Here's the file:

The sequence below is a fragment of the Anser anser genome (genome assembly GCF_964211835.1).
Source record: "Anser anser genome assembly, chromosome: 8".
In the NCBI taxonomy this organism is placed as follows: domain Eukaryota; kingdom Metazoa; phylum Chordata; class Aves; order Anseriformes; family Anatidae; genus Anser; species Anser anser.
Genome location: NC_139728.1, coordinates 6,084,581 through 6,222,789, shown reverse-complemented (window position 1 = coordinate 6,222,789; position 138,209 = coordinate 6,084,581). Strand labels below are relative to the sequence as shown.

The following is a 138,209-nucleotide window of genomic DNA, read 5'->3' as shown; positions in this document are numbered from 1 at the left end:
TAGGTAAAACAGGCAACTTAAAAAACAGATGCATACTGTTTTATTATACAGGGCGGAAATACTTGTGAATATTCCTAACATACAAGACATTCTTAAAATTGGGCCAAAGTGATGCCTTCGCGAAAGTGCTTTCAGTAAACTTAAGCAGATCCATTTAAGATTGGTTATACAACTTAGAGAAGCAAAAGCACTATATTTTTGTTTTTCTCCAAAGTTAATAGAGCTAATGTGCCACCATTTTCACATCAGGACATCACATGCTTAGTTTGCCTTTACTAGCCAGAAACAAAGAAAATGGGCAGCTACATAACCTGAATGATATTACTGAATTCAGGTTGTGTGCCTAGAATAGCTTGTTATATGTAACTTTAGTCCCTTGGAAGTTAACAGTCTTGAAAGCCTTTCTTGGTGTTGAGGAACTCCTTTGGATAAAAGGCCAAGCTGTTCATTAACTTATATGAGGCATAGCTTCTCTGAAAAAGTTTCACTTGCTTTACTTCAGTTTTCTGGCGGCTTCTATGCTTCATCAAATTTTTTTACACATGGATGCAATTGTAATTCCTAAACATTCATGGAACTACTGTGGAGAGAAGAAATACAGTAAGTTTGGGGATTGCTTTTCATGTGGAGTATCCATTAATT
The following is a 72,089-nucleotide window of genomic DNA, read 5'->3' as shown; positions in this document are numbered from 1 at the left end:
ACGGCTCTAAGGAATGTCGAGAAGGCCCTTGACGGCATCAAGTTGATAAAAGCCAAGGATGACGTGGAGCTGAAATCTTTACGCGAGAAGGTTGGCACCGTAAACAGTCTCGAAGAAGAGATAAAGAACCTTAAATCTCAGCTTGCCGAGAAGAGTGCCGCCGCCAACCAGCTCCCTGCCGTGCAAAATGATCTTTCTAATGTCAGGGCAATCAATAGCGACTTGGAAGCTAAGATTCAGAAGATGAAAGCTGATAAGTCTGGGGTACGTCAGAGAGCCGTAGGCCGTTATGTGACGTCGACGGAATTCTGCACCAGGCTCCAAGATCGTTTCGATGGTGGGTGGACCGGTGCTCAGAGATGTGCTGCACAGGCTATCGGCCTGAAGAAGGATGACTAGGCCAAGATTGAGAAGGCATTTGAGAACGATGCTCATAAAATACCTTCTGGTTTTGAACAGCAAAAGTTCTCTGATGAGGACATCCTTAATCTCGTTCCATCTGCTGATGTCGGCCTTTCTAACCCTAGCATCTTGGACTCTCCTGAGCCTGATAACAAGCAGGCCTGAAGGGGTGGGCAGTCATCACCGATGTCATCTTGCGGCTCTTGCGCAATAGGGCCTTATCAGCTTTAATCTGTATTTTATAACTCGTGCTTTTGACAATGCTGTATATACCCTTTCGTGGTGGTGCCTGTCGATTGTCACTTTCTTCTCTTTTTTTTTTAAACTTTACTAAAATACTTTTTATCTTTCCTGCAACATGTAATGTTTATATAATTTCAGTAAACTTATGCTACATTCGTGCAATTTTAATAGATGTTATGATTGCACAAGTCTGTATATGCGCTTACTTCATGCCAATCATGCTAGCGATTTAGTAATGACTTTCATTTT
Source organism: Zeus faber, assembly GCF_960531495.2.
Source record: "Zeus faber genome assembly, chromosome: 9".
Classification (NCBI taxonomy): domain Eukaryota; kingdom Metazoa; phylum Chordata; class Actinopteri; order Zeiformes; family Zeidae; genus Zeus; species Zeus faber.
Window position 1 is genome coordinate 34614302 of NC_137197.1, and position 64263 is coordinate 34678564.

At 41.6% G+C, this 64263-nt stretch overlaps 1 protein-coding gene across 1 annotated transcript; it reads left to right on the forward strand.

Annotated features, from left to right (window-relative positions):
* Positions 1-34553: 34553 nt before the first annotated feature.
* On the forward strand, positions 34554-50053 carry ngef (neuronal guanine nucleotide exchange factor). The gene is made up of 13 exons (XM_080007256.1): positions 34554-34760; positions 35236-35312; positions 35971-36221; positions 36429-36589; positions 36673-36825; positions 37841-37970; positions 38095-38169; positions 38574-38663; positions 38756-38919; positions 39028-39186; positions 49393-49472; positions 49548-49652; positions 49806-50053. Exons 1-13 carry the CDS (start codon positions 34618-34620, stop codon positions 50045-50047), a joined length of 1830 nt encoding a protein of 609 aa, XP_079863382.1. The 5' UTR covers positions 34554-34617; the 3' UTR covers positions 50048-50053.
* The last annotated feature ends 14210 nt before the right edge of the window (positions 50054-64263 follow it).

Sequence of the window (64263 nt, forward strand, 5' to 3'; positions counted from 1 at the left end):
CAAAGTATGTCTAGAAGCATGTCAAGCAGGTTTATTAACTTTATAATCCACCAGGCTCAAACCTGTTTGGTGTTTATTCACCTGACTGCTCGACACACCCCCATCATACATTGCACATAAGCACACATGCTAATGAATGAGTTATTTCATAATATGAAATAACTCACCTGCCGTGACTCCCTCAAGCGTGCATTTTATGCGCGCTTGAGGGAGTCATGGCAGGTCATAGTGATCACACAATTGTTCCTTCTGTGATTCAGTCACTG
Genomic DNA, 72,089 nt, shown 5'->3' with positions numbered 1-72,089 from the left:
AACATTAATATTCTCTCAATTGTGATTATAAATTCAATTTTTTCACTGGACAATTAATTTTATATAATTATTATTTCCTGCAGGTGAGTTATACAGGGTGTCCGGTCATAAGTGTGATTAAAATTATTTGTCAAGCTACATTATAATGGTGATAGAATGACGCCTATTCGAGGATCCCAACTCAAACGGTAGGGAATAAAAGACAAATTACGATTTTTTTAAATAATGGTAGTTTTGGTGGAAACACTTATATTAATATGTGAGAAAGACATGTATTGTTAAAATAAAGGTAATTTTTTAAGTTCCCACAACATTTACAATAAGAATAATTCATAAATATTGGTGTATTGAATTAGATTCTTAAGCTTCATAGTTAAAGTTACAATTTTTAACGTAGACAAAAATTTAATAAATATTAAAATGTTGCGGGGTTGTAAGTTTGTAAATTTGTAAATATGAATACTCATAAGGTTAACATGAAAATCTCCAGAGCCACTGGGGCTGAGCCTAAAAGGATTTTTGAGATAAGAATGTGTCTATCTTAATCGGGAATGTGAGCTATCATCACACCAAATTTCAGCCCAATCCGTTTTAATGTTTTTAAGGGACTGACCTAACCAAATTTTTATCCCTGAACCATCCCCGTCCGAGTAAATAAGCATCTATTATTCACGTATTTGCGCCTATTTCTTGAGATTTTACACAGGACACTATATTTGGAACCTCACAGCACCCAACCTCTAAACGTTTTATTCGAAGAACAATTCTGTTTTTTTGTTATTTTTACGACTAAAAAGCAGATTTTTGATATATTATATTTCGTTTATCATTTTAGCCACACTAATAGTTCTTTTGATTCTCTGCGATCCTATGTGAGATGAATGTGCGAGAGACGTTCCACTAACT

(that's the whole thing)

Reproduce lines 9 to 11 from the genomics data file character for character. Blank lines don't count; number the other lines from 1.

Source organism: Zeus faber, assembly GCF_960531495.2.
Source record: "Zeus faber genome assembly, chromosome: 9".
Classification (NCBI taxonomy): domain Eukaryota; kingdom Metazoa; phylum Chordata; class Actinopteri; order Zeiformes; family Zeidae; genus Zeus; species Zeus faber.